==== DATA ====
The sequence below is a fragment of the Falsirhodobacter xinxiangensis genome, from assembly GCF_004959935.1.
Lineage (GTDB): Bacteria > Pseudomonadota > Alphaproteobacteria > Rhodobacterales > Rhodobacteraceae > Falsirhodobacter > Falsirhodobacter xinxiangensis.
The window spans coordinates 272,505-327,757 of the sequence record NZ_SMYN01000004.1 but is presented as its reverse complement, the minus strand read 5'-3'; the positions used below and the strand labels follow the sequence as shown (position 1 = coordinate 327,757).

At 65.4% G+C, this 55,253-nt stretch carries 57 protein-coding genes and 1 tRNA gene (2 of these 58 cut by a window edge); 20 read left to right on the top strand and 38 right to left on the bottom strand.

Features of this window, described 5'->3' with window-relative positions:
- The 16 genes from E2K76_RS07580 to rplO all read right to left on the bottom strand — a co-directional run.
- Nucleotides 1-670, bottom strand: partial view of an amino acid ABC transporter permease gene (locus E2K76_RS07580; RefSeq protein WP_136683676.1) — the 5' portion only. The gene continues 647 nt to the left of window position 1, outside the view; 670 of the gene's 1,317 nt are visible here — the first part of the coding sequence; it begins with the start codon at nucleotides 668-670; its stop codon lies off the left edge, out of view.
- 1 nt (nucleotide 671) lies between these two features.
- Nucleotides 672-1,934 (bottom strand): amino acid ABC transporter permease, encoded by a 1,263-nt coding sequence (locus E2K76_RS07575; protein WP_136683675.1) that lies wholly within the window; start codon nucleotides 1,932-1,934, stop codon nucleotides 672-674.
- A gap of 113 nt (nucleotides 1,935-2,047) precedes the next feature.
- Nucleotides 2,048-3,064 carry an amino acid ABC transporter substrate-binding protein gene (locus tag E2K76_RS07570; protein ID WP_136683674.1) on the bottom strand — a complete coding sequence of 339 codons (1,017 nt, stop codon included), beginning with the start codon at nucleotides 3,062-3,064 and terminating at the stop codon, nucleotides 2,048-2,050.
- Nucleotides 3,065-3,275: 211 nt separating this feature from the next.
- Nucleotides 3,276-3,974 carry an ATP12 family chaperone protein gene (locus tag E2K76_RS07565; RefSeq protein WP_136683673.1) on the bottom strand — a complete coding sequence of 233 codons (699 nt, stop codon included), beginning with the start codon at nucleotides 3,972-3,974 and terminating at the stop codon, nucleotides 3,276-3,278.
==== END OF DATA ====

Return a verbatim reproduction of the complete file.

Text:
The sequence below is a fragment of the Falsirhodobacter xinxiangensis genome, from assembly GCF_004959935.1.
Lineage (GTDB): Bacteria > Pseudomonadota > Alphaproteobacteria > Rhodobacterales > Rhodobacteraceae > Falsirhodobacter > Falsirhodobacter xinxiangensis.
The window spans coordinates 272,505-327,757 of the sequence record NZ_SMYN01000004.1 but is presented as its reverse complement, the minus strand read 5'-3'; the positions used below and the strand labels follow the sequence as shown (position 1 = coordinate 327,757).

At 65.4% G+C, this 55,253-nt stretch carries 57 protein-coding genes and 1 tRNA gene (2 of these 58 cut by a window edge); 20 read left to right on the top strand and 38 right to left on the bottom strand.

Features of this window, described 5'->3' with window-relative positions:
- The 16 genes from E2K76_RS07580 to rplO all read right to left on the bottom strand — a co-directional run.
- Nucleotides 1-670, bottom strand: partial view of an amino acid ABC transporter permease gene (locus E2K76_RS07580; RefSeq protein WP_136683676.1) — the 5' portion only. The gene continues 647 nt to the left of window position 1, outside the view; 670 of the gene's 1,317 nt are visible here — the first part of the coding sequence; it begins with the start codon at nucleotides 668-670; its stop codon lies off the left edge, out of view.
- 1 nt (nucleotide 671) lies between these two features.
- Nucleotides 672-1,934 (bottom strand): amino acid ABC transporter permease, encoded by a 1,263-nt coding sequence (locus E2K76_RS07575; protein WP_136683675.1) that lies wholly within the window; start codon nucleotides 1,932-1,934, stop codon nucleotides 672-674.
- A gap of 113 nt (nucleotides 1,935-2,047) precedes the next feature.
- Nucleotides 2,048-3,064 carry an amino acid ABC transporter substrate-binding protein gene (locus tag E2K76_RS07570; protein ID WP_136683674.1) on the bottom strand — a complete coding sequence of 339 codons (1,017 nt, stop codon included), beginning with the start codon at nucleotides 3,062-3,064 and terminating at the stop codon, nucleotides 2,048-2,050.
- Nucleotides 3,065-3,275: 211 nt separating this feature from the next.
- Nucleotides 3,276-3,974 carry an ATP12 family chaperone protein gene (locus tag E2K76_RS07565; RefSeq protein WP_136683673.1) on the bottom strand — a complete coding sequence of 233 codons (699 nt, stop codon included), beginning with the start codon at nucleotides 3,972-3,974 and terminating at the stop codon, nucleotides 3,276-3,278.